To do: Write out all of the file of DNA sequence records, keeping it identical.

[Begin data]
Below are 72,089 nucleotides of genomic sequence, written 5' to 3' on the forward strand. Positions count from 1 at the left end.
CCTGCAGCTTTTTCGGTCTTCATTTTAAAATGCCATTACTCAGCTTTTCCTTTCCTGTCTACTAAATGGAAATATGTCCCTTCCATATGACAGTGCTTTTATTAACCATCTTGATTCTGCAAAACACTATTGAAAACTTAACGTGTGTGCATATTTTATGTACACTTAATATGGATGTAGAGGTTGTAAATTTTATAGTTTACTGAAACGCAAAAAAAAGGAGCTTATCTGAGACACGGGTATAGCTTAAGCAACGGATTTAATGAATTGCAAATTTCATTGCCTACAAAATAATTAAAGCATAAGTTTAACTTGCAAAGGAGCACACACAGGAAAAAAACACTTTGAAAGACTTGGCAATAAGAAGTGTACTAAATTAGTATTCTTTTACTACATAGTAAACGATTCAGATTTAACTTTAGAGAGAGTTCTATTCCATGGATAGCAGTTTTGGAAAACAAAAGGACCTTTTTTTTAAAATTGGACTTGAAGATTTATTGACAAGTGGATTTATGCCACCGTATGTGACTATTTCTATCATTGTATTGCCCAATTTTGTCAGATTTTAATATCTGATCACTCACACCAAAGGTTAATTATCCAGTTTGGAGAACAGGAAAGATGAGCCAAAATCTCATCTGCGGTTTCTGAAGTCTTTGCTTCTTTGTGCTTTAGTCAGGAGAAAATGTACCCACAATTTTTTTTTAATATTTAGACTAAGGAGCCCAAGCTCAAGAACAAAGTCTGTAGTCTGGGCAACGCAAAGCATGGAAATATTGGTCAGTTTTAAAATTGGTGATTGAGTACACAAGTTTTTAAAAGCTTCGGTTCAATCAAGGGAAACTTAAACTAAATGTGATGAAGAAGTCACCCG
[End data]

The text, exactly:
Below are 72,089 nucleotides of genomic sequence, written 5' to 3' on the forward strand. Positions count from 1 at the left end.
CCTGCAGCTTTTTCGGTCTTCATTTTAAAATGCCATTACTCAGCTTTTCCTTTCCTGTCTACTAAATGGAAATATGTCCCTTCCATATGACAGTGCTTTTATTAACCATCTTGATTCTGCAAAACACTATTGAAAACTTAACGTGTGTGCATATTTTATGTACACTTAATATGGATGTAGAGGTTGTAAATTTTATAGTTTACTGAAACGCAAAAAAAAGGAGCTTATCTGAGACACGGGTATAGCTTAAGCAACGGATTTAATGAATTGCAAATTTCATTGCCTACAAAATAATTAAAGCATAAGTTTAACTTGCAAAGGAGCACACACAGGAAAAAAACACTTTGAAAGACTTGGCAATAAGAAGTGTACTAAATTAGTATTCTTTTACTACATAGTAAACGATTCAGATTTAACTTTAGAGAGAGTTCTATTCCATGGATAGCAGTTTTGGAAAACAAAAGGACCTTTTTTTTAAAATTGGACTTGAAGATTTATTGACAAGTGGATTTATGCCACCGTATGTGACTATTTCTATCATTGTATTGCCCAATTTTGTCAGATTTTAATATCTGATCACTCACACCAAAGGTTAATTATCCAGTTTGGAGAACAGGAAAGATGAGCCAAAATCTCATCTGCGGTTTCTGAAGTCTTTGCTTCTTTGTGCTTTAGTCAGGAGAAAATGTACCCACAATTTTTTTTTAATATTTAGACTAAGGAGCCCAAGCTCAAGAACAAAGTCTGTAGTCTGGGCAACGCAAAGCATGGAAATATTGGTCAGTTTTAAAATTGGTGATTGAGTACACAAGTTTTTAAAAGCTTCGGTTCAATCAAGGGAAACTTAAACTAAATGTGATGAAGAAGTCACCCG